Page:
Rich Larkin
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Hi Chuck,

Quchan was my first thought too, though I would not have expected this particular palette to fit my notion of the typical Quchan rug implementing oversized imitations of Turkoman guls gleaned from my past years of chasing rugs. That palette (as found in my head) was more like a slightly dulled Caucasian palette. However, I have learned (I think) recently [1] that the Quchan palette was more varied than I had thought, and [2], there were more venues producing the same Turkoman-esque oversized designs than I had previously understood. I just don't remember where those latter venues were.

Rich
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Old July 14th, 2018, 06:07 PM   #59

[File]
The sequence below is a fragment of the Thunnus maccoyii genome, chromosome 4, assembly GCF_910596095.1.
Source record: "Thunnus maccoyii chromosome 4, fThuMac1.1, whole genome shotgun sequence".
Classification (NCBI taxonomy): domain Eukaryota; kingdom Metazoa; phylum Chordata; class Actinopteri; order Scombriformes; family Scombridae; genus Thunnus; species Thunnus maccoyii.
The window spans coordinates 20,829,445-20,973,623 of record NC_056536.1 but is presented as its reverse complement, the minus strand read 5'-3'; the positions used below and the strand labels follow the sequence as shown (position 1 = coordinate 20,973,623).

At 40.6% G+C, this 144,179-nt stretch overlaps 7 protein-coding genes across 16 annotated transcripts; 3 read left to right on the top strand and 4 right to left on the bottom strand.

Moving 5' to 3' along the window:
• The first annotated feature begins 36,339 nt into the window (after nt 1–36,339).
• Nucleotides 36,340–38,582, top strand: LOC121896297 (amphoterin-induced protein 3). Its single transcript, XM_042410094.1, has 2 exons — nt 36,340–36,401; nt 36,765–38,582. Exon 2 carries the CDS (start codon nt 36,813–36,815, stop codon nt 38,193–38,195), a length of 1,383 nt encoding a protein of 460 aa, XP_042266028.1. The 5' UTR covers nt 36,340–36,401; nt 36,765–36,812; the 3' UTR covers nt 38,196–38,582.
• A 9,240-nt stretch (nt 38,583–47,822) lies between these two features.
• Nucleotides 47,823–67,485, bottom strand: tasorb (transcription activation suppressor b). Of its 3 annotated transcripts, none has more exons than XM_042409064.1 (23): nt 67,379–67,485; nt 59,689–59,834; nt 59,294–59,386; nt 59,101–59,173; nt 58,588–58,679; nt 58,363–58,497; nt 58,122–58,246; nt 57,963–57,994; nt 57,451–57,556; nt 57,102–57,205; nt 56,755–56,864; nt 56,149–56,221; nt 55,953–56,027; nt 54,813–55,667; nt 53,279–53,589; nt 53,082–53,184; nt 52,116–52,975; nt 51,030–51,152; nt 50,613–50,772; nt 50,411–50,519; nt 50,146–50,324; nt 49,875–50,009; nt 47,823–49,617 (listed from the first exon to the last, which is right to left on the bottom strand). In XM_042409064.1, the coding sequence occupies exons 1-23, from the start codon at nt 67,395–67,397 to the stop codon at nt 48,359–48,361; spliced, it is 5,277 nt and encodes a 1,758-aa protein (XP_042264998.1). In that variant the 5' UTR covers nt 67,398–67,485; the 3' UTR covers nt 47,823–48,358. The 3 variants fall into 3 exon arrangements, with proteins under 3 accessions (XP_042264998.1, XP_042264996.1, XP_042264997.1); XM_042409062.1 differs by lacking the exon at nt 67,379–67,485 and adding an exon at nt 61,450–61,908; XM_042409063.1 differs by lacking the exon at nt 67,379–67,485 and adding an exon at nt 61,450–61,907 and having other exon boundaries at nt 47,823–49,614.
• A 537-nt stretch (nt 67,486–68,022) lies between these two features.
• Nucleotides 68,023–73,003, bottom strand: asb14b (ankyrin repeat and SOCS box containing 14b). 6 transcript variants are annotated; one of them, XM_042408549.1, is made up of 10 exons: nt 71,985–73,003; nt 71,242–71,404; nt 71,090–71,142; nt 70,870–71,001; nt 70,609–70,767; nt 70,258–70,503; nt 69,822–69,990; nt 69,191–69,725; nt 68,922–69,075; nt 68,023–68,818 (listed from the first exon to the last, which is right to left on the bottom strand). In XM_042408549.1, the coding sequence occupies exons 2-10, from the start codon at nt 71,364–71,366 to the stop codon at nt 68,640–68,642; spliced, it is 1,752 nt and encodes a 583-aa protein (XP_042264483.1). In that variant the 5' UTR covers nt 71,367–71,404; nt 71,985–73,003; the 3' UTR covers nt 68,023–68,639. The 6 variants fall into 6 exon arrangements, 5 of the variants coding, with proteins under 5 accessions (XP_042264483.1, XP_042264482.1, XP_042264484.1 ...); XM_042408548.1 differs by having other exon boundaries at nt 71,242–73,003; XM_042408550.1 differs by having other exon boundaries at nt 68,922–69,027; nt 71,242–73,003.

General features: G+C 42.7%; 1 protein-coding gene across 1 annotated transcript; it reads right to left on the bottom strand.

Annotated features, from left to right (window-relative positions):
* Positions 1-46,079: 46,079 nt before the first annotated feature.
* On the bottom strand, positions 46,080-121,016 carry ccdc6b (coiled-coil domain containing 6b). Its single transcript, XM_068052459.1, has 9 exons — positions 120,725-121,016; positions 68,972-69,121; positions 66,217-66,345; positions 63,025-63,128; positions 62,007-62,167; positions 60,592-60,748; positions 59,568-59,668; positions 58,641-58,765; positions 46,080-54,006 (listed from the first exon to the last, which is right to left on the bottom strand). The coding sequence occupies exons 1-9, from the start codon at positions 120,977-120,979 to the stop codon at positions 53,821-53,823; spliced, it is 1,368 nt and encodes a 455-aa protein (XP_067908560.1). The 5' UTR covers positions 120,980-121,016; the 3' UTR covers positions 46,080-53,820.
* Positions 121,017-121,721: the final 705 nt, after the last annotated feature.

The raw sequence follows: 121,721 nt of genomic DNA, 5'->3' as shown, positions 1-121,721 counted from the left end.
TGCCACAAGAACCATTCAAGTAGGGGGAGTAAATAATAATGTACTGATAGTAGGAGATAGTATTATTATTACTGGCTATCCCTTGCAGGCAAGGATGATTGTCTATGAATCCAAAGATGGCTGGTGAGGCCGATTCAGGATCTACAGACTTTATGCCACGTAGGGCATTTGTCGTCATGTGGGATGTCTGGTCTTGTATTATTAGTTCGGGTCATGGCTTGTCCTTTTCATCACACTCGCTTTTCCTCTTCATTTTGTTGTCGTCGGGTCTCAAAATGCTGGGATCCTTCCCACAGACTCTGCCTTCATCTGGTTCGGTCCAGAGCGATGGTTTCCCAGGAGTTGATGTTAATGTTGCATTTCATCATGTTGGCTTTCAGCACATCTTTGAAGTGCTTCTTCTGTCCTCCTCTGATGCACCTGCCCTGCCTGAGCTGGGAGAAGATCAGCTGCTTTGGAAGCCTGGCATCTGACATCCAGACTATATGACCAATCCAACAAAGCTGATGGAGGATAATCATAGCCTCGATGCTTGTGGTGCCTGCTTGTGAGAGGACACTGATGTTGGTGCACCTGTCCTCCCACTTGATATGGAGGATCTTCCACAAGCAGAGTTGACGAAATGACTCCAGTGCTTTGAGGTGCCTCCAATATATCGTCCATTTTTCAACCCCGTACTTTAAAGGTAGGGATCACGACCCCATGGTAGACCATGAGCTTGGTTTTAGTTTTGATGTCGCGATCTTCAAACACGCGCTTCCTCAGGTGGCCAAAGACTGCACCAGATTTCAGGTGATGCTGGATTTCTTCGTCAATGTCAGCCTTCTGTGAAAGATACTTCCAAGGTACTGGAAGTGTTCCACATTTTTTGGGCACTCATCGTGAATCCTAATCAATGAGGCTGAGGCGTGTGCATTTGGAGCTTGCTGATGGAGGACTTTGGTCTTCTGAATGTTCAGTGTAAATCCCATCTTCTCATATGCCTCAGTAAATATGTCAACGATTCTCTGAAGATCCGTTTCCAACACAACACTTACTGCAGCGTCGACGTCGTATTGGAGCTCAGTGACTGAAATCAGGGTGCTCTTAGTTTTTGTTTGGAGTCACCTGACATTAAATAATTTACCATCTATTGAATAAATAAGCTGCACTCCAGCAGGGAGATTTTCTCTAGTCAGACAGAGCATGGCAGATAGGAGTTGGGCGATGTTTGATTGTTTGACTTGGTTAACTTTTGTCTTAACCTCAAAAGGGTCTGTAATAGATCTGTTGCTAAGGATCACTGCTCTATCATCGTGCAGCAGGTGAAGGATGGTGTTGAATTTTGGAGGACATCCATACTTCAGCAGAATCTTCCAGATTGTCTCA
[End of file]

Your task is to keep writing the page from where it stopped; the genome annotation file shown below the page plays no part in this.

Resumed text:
Joy Richards
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"Hi everyone, I was a completely normal person until a few months ago, when out of the blue I decided to buy a small carpet for my living room. Now I am obsessed. I've been lurking and reading all your posts for weeks and I am knocked-out by the knowledge / expertise floating around in these discussion boards."
Danielle Duperreault's first post on the bag face thread which I found this morning.

I see Danielle is also in Toronto, as is Dinie Gootjes, which probably explains Rich's comment to me about Toronto being some sort of 'rug centre'. I wish it were true, but I quote Danielle because the last pieces from you gentlemen, is what she's talking about. Such a wealth of knowledge to be found nowhere else and in response to our individual questions. Thank you again from the likes of us and sad to see, within Danielle's thread, that the Toronto Rug Society no longer exists.

Now to the Hamedan/Quchan/Kurd/Turkoman/slightly Caucasian mongrel, it will take me some time to take all of that information in, but I know it's also useful background for rugs from all over.